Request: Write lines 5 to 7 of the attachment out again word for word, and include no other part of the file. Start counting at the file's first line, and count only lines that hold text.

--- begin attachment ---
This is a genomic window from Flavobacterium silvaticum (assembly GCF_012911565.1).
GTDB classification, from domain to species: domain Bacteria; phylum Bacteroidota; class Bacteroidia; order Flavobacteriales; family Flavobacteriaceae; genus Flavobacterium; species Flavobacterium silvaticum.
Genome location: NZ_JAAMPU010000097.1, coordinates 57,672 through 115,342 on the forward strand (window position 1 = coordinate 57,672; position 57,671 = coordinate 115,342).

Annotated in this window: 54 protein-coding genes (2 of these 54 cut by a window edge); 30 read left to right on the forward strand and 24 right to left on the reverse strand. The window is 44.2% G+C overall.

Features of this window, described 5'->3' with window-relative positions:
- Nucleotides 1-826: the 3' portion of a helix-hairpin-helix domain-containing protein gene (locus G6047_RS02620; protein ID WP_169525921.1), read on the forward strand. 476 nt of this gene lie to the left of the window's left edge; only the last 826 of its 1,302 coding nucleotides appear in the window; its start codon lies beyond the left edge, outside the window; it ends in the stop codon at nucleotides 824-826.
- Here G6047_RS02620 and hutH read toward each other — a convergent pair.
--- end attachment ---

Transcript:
Features of this window, described 5'->3' with window-relative positions:
- Nucleotides 1-826: the 3' portion of a helix-hairpin-helix domain-containing protein gene (locus G6047_RS02620; protein ID WP_169525921.1), read on the forward strand. 476 nt of this gene lie to the left of the window's left edge; only the last 826 of its 1,302 coding nucleotides appear in the window; its start codon lies beyond the left edge, outside the window; it ends in the stop codon at nucleotides 824-826.
- Here G6047_RS02620 and hutH read toward each other — a convergent pair.